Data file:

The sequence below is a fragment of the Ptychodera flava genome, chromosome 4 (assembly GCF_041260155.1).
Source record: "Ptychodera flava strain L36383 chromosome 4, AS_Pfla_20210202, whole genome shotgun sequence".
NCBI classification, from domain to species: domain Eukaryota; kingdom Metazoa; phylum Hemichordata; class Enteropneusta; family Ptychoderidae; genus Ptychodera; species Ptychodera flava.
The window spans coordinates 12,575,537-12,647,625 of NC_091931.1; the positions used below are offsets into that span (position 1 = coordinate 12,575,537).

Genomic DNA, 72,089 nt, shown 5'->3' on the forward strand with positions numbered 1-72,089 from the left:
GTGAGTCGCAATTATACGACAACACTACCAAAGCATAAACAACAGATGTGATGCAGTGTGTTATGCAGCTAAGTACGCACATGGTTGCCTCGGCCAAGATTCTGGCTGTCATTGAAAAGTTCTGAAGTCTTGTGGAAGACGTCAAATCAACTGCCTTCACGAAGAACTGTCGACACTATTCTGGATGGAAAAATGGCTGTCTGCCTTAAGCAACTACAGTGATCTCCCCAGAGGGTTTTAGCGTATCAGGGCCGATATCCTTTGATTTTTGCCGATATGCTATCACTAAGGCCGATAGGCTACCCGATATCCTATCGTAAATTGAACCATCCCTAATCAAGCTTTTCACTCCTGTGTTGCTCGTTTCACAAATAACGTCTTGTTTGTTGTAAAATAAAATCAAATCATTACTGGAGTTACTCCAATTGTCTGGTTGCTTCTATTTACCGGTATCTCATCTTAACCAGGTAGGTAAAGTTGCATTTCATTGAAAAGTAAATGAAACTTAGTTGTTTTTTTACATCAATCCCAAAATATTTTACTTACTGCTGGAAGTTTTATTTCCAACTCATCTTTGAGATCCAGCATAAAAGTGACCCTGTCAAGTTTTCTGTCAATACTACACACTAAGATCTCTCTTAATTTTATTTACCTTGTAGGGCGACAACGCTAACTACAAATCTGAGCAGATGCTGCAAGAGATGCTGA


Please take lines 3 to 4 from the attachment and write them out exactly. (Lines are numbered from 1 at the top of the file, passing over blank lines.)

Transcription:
NCBI classification, from domain to species: domain Eukaryota; kingdom Metazoa; phylum Hemichordata; class Enteropneusta; family Ptychoderidae; genus Ptychodera; species Ptychodera flava.
The window spans coordinates 12,575,537-12,647,625 of NC_091931.1; the positions used below are offsets into that span (position 1 = coordinate 12,575,537).